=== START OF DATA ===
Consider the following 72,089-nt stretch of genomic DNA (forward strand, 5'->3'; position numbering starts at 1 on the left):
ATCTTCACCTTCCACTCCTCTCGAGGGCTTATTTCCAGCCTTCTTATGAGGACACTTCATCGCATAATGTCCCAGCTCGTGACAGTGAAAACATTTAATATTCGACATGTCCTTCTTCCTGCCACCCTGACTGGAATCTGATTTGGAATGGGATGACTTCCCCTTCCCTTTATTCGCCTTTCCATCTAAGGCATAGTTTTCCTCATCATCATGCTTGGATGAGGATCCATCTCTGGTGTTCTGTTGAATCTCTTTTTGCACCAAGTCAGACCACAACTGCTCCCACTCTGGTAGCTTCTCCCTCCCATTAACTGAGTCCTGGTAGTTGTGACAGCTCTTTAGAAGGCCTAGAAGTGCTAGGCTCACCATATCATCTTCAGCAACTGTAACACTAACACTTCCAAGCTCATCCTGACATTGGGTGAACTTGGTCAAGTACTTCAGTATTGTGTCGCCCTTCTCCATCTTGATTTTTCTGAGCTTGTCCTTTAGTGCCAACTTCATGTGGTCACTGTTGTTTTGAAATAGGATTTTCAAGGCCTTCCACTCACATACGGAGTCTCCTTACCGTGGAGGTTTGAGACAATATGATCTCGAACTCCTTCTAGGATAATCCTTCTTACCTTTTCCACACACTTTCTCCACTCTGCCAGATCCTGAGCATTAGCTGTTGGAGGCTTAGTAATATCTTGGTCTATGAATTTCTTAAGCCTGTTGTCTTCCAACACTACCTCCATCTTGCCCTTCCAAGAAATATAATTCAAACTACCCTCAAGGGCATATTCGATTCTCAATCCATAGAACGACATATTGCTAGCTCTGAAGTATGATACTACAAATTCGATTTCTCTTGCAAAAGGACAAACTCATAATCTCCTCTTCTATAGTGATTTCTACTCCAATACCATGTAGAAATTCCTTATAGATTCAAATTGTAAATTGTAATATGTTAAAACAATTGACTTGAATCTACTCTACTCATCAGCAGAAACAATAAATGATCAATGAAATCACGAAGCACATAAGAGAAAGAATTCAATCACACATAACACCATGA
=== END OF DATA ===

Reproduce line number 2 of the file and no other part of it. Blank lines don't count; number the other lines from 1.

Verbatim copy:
ATCTTCACCTTCCACTCCTCTCGAGGGCTTATTTCCAGCCTTCTTATGAGGACACTTCATCGCATAATGTCCCAGCTCGTGACAGTGAAAACATTTAATATTCGACATGTCCTTCTTCCTGCCACCCTGACTGGAATCTGATTTGGAATGGGATGACTTCCCCTTCCCTTTATTCGCCTTTCCATCTAAGGCATAGTTTTCCTCATCATCATGCTTGGATGAGGATCCATCTCTGGTGTTCTGTTGAATCTCTTTTTGCACCAAGTCAGACCACAACTGCTCCCACTCTGGTAGCTTCTCCCTCCCATTAACTGAGTCCTGGTAGTTGTGACAGCTCTTTAGAAGGCCTAGAAGTGCTAGGCTCACCATATCATCTTCAGCAACTGTAACACTAACACTTCCAAGCTCATCCTGACATTGGGTGAACTTGGTCAAGTACTTCAGTATTGTGTCGCCCTTCTCCATCTTGATTTTTCTGAGCTTGTCCTTTAGTGCCAACTTCATGTGGTCACTGTTGTTTTGAAATAGGATTTTCAAGGCCTTCCACTCACATACGGAGTCTCCTTACCGTGGAGGTTTGAGACAATATGATCTCGAACTCCTTCTAGGATAATCCTTCTTACCTTTTCCACACACTTTCTCCACTCTGCCAGATCCTGAGCATTAGCTGTTGGAGGCTTAGTAATATCTTGGTCTATGAATTTCTTAAGCCTGTTGTCTTCCAACACTACCTCCATCTTGCCCTTCCAAGAAATATAATTCAAACTACCCTCAAGGGCATATTCGATTCTCAATCCATAGAACGACATATTGCTAGCTCTGAAGTATGATACTACAAATTCGATTTCTCTTGCAAAAGGACAAACTCATAATCTCCTCTTCTATAGTGATTTCTACTCCAATACCATGTAGAAATTCCTTATAGATTCAAATTGTAAATTGTAATATGTTAAAACAATTGACTTGAATCTACTCTACTCATCAGCAGAAACAATAAATGATCAATGAAATCACGAAGCACATAAGAGAAAGAATTCAATCACACATAACACCATGA